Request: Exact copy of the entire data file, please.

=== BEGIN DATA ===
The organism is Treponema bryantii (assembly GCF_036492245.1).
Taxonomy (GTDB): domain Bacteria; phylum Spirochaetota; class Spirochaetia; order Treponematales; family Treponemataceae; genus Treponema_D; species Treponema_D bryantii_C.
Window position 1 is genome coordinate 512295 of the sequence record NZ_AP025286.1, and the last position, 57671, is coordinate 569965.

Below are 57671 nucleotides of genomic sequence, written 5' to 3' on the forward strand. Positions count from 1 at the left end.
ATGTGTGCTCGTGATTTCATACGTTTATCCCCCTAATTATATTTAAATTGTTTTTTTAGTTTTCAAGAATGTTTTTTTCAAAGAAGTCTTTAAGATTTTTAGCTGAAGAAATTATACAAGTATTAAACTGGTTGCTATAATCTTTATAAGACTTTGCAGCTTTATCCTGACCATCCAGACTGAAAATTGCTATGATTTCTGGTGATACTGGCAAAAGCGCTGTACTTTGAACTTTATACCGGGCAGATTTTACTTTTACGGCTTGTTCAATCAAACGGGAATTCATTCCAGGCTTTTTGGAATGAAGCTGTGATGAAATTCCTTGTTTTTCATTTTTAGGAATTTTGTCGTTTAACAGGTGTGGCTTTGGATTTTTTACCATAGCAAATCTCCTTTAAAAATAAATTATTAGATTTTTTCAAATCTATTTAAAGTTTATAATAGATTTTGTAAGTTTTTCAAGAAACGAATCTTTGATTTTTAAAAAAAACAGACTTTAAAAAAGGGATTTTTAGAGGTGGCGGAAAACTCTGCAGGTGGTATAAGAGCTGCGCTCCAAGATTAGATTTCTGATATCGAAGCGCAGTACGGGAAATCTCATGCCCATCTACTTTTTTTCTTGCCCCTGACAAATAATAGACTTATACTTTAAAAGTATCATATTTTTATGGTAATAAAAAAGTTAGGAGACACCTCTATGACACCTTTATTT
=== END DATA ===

The organism is Treponema bryantii (assembly GCF_036492245.1).
Taxonomy (GTDB): domain Bacteria; phylum Spirochaetota; class Spirochaetia; order Treponematales; family Treponemataceae; genus Treponema_D; species Treponema_D bryantii_C.
Window position 1 is genome coordinate 512295 of the sequence record NZ_AP025286.1, and the last position, 57671, is coordinate 569965.

Below are 57671 nucleotides of genomic sequence, written 5' to 3' on the forward strand. Positions count from 1 at the left end.
ATGTGTGCTCGTGATTTCATACGTTTATCCCCCTAATTATATTTAAATTGTTTTTTTAGTTTTCAAGAATGTTTTTTTCAAAGAAGTCTTTAAGATTTTTAGCTGAAGAAATTATACAAGTATTAAACTGGTTGCTATAATCTTTATAAGACTTTGCAGCTTTATCCTGACCATCCAGACTGAAAATTGCTATGATTTCTGGTGATACTGGCAAAAGCGCTGTACTTTGAACTTTATACCGGGCAGATTTTACTTTTACGGCTTGTTCAATCAAACGGGAATTCATTCCAGGCTTTTTGGAATGAAGCTGTGATGAAATTCCTTGTTTTTCATTTTTAGGAATTTTGTCGTTTAACAGGTGTGGCTTTGGATTTTTTACCATAGCAAATCTCCTTTAAAAATAAATTATTAGATTTTTTCAAATCTATTTAAAGTTTATAATAGATTTTGTAAGTTTTTCAAGAAACGAATCTTTGATTTTTAAAAAAAACAGACTTTAAAAAAGGGATTTTTAGAGGTGGCGGAAAACTCTGCAGGTGGTATAAGAGCTGCGCTCCAAGATTAGATTTCTGATATCGAAGCGCAGTACGGGAAATCTCATGCCCATCTACTTTTTTTCTTGCCCCTGACAAATAATAGACTTATACTTTAAAAGTATCATATTTTTATGGTAATAAAAAAGTTAGGAGACACCTCTATGACACCTTTATTT